- Associated Press - Thursday, May 8, 2014

SACRAMENTO, Calif. (AP) - Key answers to help you understand the rainy day fund deal announced Thursday.

1. DOESN’T CALIFORNIA ALREADY HAVE A RAINY DAY RESERVE?

Yes. Voters established a rainy day fund in 2004, which is supposed to be filled annually with 3 percent of general fund revenue. But it has been criticized for loose rules governing when lawmakers can tap it and when they must replenish it. It hasn’t been filled since 2007.

2. DOES THE DEAL ANNOUNCED THURSDAY REPLACE THE OLD RAINY DAY FUND?

Sort of. During a budget crisis in 2010, under then-Gov. Arnold Schwarzenegger, lawmakers negotiated a fix to the existing rainy day fund and placed it on the 2012 ballot. But Gov. Jerry Brown said that version, scheduled for a delayed vote this November, was too rigid and made the fund difficult to tap in times of natural disasters, emergencies and recessions.

3. HOW WILL THE NEW VERSION WORK?

Instead of requiring an annual contribution equal to 3 percent of state general fund revenue, the new version will require an annual contribution equal to just 1.5 percent. But additional money would flow in from capital gains increases during boom years, until the fund reached a total of 10 percent of the general fund. The existing voter-approved rainy day fund sets the maximum at 5 percent of general fund revenue.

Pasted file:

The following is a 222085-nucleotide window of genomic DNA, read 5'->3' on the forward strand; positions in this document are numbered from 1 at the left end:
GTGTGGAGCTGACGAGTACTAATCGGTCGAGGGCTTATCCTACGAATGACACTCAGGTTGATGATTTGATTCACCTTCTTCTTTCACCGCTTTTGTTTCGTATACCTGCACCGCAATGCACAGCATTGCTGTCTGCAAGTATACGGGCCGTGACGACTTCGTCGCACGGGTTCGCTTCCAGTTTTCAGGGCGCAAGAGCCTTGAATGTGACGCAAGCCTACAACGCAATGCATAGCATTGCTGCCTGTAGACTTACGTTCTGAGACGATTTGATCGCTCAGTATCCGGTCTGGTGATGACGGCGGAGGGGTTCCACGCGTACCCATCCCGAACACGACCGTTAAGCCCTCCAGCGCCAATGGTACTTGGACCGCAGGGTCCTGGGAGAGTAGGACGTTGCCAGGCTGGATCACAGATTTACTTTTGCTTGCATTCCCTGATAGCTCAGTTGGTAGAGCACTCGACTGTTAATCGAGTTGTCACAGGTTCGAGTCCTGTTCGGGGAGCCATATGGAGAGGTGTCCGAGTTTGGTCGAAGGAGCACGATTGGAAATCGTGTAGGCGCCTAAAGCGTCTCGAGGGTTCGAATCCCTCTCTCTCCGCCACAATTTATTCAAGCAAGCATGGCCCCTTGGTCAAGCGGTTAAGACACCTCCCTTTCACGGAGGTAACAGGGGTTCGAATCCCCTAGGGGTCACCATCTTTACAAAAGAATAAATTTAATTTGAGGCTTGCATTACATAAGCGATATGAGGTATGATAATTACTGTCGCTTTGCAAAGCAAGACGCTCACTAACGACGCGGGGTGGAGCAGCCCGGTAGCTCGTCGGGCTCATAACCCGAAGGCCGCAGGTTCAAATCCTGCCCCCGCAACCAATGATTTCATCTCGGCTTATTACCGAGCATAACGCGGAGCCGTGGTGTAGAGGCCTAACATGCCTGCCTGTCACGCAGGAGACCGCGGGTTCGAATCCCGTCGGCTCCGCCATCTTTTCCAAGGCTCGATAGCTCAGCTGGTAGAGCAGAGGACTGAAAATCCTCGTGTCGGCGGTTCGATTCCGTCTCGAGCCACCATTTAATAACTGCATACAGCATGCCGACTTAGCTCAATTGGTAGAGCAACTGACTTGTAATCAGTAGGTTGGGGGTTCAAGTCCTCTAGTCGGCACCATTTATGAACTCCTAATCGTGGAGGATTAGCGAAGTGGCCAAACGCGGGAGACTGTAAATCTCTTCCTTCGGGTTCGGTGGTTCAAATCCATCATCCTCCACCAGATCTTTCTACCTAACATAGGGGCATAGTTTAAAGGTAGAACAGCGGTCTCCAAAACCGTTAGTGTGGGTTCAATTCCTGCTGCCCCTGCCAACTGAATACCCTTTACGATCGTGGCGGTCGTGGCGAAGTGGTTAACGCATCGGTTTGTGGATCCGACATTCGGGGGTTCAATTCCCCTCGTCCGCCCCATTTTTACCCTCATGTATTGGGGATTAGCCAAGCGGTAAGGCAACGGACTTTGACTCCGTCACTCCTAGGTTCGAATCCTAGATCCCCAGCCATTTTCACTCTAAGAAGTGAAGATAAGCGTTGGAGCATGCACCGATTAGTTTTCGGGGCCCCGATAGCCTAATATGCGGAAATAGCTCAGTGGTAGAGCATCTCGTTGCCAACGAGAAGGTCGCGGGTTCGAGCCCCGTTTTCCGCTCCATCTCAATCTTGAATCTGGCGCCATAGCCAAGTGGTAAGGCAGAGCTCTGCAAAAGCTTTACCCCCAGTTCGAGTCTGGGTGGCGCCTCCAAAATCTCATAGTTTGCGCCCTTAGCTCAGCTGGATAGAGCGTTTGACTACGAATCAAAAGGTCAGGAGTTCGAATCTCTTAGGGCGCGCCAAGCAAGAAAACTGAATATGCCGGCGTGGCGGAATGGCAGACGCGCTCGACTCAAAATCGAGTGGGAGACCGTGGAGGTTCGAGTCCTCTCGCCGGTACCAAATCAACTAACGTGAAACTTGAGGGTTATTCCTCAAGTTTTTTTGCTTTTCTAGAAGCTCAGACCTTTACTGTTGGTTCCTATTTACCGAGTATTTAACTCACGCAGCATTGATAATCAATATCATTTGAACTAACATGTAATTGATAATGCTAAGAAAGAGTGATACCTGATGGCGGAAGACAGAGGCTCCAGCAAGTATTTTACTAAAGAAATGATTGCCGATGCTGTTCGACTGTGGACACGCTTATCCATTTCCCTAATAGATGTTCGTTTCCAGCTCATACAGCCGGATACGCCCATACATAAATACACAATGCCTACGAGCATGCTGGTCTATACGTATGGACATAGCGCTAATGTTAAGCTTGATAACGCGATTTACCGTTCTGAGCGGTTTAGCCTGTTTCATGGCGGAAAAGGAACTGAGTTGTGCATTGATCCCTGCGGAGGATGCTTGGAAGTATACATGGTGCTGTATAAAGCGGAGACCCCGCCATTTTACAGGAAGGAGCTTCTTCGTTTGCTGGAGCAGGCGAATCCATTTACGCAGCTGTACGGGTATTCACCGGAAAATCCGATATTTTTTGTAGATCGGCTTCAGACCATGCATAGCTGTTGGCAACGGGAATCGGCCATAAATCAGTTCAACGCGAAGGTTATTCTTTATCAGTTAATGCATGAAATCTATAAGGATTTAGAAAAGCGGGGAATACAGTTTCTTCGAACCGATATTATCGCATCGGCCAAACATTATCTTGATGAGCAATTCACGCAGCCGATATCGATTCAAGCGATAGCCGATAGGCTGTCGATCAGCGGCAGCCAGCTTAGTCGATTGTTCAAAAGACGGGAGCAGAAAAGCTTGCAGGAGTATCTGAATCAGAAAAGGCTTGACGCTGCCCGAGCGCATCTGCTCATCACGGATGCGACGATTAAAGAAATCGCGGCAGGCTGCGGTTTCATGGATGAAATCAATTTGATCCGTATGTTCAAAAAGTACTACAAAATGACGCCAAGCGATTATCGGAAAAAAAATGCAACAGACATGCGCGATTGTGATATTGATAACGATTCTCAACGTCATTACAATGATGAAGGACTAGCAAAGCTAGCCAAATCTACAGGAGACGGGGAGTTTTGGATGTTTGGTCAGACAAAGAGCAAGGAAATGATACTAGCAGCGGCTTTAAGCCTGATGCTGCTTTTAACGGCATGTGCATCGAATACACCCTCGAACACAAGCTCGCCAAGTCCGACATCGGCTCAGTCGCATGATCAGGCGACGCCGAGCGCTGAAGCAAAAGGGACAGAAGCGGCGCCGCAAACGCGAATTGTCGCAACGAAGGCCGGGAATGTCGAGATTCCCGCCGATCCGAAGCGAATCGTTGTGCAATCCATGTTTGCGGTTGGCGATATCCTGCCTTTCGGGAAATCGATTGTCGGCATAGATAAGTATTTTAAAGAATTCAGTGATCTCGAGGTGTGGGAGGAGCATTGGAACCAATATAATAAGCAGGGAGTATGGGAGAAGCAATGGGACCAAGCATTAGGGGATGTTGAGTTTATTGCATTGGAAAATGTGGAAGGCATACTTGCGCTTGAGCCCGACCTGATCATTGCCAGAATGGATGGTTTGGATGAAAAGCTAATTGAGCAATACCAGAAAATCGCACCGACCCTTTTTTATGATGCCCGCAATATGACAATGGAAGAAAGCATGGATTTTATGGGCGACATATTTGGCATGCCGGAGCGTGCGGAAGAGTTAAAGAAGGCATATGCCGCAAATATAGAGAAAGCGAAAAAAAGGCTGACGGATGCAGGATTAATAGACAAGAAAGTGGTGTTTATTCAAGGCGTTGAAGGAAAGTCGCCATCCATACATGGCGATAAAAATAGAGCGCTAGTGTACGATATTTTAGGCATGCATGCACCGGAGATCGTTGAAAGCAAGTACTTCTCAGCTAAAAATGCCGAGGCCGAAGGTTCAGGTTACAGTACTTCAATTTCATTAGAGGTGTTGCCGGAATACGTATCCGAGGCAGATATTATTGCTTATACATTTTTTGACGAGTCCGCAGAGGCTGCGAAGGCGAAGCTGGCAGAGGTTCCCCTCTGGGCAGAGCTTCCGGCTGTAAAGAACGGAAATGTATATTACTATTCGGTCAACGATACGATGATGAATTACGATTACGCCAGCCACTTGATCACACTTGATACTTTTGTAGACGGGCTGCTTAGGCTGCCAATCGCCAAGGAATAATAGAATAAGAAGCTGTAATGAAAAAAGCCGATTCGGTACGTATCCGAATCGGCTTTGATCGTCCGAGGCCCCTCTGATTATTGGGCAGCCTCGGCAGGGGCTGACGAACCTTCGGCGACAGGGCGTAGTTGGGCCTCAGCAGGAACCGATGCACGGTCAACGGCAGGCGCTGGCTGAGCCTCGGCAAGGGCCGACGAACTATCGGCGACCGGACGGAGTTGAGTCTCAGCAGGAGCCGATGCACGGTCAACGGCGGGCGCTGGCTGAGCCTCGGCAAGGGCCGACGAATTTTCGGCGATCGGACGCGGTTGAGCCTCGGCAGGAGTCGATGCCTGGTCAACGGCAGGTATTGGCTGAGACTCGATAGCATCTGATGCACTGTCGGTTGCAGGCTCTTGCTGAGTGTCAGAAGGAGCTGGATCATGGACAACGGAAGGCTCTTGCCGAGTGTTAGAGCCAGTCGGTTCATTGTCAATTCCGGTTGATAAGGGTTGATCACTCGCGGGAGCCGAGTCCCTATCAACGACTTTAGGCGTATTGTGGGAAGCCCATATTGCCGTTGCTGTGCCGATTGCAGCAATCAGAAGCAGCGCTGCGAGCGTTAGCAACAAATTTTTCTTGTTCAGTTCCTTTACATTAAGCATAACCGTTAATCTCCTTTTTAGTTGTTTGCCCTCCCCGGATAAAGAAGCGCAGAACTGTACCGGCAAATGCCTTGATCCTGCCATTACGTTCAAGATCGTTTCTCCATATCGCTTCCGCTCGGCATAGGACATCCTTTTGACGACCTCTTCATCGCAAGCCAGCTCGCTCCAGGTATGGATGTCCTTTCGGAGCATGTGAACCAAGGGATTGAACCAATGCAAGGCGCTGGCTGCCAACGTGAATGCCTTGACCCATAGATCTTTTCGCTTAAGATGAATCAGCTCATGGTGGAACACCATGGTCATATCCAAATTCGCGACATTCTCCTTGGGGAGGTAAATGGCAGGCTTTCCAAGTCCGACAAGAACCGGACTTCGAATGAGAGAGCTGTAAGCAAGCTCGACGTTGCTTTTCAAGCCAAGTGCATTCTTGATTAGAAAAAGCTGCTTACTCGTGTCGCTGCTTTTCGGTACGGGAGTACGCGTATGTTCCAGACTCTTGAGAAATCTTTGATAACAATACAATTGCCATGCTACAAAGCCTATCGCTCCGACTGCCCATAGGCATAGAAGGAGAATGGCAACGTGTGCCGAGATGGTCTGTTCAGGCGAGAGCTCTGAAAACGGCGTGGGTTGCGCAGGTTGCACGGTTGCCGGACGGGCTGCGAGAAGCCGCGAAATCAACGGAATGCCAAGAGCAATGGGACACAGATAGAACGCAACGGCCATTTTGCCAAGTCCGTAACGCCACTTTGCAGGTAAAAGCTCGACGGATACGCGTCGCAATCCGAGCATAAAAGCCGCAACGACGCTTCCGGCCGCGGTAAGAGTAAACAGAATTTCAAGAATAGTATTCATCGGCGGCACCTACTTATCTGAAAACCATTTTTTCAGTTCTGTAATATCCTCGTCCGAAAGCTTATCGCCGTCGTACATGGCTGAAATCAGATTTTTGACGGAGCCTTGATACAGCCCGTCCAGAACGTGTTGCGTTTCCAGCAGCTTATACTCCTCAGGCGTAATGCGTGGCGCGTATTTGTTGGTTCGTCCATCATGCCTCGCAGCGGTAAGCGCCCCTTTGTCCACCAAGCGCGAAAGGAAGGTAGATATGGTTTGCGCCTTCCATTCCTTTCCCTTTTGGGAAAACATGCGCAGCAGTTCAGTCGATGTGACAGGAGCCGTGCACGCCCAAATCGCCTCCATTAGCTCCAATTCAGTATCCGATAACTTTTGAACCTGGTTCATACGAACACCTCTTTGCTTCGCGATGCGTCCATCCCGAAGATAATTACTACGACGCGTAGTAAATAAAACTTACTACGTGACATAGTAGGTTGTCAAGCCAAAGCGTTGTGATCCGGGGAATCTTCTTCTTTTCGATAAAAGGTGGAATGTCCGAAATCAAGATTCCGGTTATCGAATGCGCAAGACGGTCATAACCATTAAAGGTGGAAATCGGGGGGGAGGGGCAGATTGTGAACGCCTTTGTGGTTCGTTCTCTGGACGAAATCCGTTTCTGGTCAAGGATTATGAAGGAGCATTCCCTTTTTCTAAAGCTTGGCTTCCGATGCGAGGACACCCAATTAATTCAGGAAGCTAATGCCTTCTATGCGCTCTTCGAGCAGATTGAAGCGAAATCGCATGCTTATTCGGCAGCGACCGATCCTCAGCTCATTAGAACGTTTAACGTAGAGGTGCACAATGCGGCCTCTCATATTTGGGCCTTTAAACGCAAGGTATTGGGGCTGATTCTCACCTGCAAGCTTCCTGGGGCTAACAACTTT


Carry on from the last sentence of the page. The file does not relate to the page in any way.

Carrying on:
4. HOW WILL THE RAINY DAY FUND BE SPENT?

The deal requires the state to use half the money to pay down debts and liabilities for 15 years, with the other half available for disasters and budget crises. A report released this week pegs California’s total debts and liabilities at $340 billion, most of which are for unfunded public employee pensions and retiree health care.

5. WHY DOES IT MATTER THAT DEMOCRATS AND REPUBLICANS AGREE?

Placing a revised measure on the November ballot requires two-thirds votes in the Assembly and Senate. Democrats hold a supermajority in the Assembly, but the suspension of three Democratic lawmakers embroiled in legal cases has left the Senate short of that. Republicans pushed to keep a minimum annual contribution to the fund and to keep the fund from being tapped for ongoing projects such as high-speed rail.